Salt - the facts

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Too much salt can raise your blood pressure, which puts you at increased risk of health problems such as heart disease and stroke. But a few simple steps can help you to cut your salt intake.

A diet that is high in salt can cause raised blood pressure.
You don’t have to add salt to food to be eating too much: Three quarters of the salt we eat is already in everyday foods such as bread, breakfast cereal and ready meals. But a diet that is high in salt can cause raised blood pressure.
High blood pressure often has no symptoms. But if you have it, you are more likely to develop heart disease or have a stroke.
Cutting down on salt reduces blood pressure, which means that your risk of developing stroke or heart disease is reduced.

Foods that contain salt

Some foods are almost always high in salt because of the way they are made.
Other foods, such as bread and breakfast cereals, can contribute a lot of salt to our diet. But that’s not because these foods are always high in salt: it’s because we eat a lot of them.
You can cut down on salt by comparing brands.

High salt foods

The following foods are almost always high in salt. To cut down on salt, eat them less often or have smaller amounts:
  • anchovies
  • bacon
  • cheese
  • gravy granules
  • ham
  • olives
  • pickles
  • prawns
  • salami
  • salted and dry roasted nuts
  • salt fish
  • smoked meat and fish
  • soy sauce
  • stock cubes
  • yeast extract.

Foods that can be high in salt

In these foods, the salt content can vary widely between different brands or varieties. That means you can cut down on salt by comparing brands, and choosing the one that is lower in salt. Nutrition labels can help you do this.
These foods include:
  • bread products such as crumpets, bagels and ciabatta
  • pasta sauces
  • chips
  • pizza
  • ready meals
  • soup
  • sandwiches
  • sausages
  • tomato ketchup, mayonnaise and other sauces
  • breakfast cereals.

Salt and sodium

Salt is also called sodium chloride.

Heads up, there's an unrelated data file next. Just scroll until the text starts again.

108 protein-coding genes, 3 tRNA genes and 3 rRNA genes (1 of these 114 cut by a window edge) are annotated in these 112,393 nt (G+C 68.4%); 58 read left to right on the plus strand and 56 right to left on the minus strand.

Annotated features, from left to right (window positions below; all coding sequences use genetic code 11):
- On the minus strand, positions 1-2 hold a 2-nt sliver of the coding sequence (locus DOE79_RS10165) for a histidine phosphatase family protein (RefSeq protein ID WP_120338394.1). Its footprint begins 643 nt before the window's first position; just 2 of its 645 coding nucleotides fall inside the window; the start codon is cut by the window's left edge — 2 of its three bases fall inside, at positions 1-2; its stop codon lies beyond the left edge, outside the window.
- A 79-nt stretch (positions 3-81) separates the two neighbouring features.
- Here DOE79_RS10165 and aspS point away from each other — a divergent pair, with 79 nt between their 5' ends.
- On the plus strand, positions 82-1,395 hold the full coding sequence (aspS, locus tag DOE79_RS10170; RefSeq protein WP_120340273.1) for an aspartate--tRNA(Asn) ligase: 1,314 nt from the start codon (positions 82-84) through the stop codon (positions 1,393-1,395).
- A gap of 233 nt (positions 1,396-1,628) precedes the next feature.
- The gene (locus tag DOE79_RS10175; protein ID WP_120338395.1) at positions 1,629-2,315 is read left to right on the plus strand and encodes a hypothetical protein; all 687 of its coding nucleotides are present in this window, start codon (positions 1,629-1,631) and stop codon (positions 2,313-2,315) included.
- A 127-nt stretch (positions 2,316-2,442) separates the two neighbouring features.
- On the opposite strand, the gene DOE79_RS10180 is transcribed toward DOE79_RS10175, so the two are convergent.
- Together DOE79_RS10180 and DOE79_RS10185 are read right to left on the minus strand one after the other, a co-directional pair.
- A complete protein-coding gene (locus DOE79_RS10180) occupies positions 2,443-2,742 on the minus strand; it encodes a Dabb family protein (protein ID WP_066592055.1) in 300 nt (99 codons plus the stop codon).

Food labels in Australia usually give give the figure for sodium rather than salt. You can use the following calculation if you wish to work out how the amount of salt you based on the sodium value:
  • Salt = sodium x 2.5

How much salt?

Salt is thought to speed up the body’s loss of calcium. So try to limit your daily salt intake to the recommended amount. Australian adults are recommended to consume less than 4g salt (equivalent to 1,600mg sodium) with 6g salt (equivalent to 2,300mg of sodium) the maximum daily upper limit. This upper limit is equivalent to about a teaspoon of salt.
One easy way to eat less salt is to stop adding salt to your food during cooking and at the dinner table. If you regularly add salt to food when cooking, try cutting it out or adding less: you’ll rediscover the real tastes of your favourite foods. And when you sit down to eat, taste your food first to see if it needs salt.
Looking at nutrition labels can also help you reduce your salt intake. Look for foods with 120mg sodium or less per 100g. Crisps, ham, cheese, cooking sauces and processed foods such as pies, pizza and soups are all high in salt.
Babies, children and salt
Babies and children under 11 should have less salt than adults. If a baby is breastfed, he or she will get the right amount of salt from breast milk. Formula milk contains a similar amount.
Never add salt to your baby’s milk or food, and don’t give food that isn’t specifically for babies as it’s often too high in salt.
The daily recommended maximum amount of salt children should eat depends on age:
  • 1 to 3 years: 1,000mg
  • 4 to 8 years: 1,400mg
  • 9 to 13 years: 2,000mg
  • 14 years and over: 2,300mg
Making sure your child doesn’t eat too much salt means you’re also helping to ensure that they don’t develop a taste for salty food, which makes them them less likely to eat too much salt as an adult.

Nutrition labels

Cutting back on added salt is only a small part of the solution. To really cut down, you need to become aware of the salt that is already in the everyday foods you buy, and choose lower salt options.
Fortunately, nutrition labels on food packaging now make this a lot easier. Most pre-packed foods have a nutrition label on the pack or side of the packaging. Many foods also display information on the salt content on the front of the packaging.
Use the nutrition labels to look for foods with 120mg sodium or less per 100g.
Leave high-salt foods for occasional use.

More information

You can check out www.eatforhealth.gov.au for Australian dietary guidelines or our healthy eating section.
Sources: eatforhealth.gov.au (homepage), NHS Choices, UK (Salt: the facts), Nutrient reference values NHMRC (Sodium)
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